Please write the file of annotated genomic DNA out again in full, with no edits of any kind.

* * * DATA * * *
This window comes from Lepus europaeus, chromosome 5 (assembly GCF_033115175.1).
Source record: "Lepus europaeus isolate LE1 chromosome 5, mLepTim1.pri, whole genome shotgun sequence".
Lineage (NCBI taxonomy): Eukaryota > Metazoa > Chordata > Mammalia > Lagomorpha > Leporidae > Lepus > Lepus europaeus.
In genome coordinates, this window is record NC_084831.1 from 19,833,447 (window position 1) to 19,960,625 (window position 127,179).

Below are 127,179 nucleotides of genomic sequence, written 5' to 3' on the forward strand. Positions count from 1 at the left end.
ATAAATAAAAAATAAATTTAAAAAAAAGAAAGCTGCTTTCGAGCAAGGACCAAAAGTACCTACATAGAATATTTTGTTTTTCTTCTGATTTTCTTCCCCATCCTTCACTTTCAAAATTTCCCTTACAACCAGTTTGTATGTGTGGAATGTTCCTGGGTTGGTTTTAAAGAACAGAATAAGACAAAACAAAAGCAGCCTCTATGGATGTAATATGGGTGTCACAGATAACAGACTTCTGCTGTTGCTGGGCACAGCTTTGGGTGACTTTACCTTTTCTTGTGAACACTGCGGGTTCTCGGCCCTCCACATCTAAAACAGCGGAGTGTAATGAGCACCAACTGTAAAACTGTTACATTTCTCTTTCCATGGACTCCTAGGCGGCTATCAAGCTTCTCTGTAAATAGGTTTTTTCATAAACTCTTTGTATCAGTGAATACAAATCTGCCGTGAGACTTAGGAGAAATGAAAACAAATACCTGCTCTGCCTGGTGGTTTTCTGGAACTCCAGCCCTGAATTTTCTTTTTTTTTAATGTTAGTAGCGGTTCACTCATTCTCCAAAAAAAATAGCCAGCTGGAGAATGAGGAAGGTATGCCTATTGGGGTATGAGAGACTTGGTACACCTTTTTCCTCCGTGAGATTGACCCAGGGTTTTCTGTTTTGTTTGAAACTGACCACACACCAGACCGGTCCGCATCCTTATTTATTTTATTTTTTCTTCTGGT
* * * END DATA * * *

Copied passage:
This window comes from Lepus europaeus, chromosome 5 (assembly GCF_033115175.1).
Source record: "Lepus europaeus isolate LE1 chromosome 5, mLepTim1.pri, whole genome shotgun sequence".
Lineage (NCBI taxonomy): Eukaryota > Metazoa > Chordata > Mammalia > Lagomorpha > Leporidae > Lepus > Lepus europaeus.
In genome coordinates, this window is record NC_084831.1 from 19,833,447 (window position 1) to 19,960,625 (window position 127,179).

Below are 127,179 nucleotides of genomic sequence, written 5' to 3' on the forward strand. Positions count from 1 at the left end.
ATAAATAAAAAATAAATTTAAAAAAAAGAAAGCTGCTTTCGAGCAAGGACCAAAAGTACCTACATAGAATATTTTGTTTTTCTTCTGATTTTCTTCCCCATCCTTCACTTTCAAAATTTCCCTTACAACCAGTTTGTATGTGTGGAATGTTCCTGGGTTGGTTTTAAAGAACAGAATAAGACAAAACAAAAGCAGCCTCTATGGATGTAATATGGGTGTCACAGATAACAGACTTCTGCTGTTGCTGGGCACAGCTTTGGGTGACTTTACCTTTTCTTGTGAACACTGCGGGTTCTCGGCCCTCCACATCTAAAACAGCGGAGTGTAATGAGCACCAACTGTAAAACTGTTACATTTCTCTTTCCATGGACTCCTAGGCGGCTATCAAGCTTCTCTGTAAATAGGTTTTTTCATAAACTCTTTGTATCAGTGAATACAAATCTGCCGTGAGACTTAGGAGAAATGAAAACAAATACCTGCTCTGCCTGGTGGTTTTCTGGAACTCCAGCCCTGAATTTTCTTTTTTTTTAATGTTAGTAGCGGTTCACTCATTCTCCAAAAAAAATAGCCAGCTGGAGAATGAGGAAGGTATGCCTATTGGGGTATGAGAGACTTGGTACACCTTTTTCCTCCGTGAGATTGACCCAGGGTTTTCTGTTTTGTTTGAAACTGACCACACACCAGACCGGTCCGCATCCTTATTTATTTTATTTTTTCTTCTGGT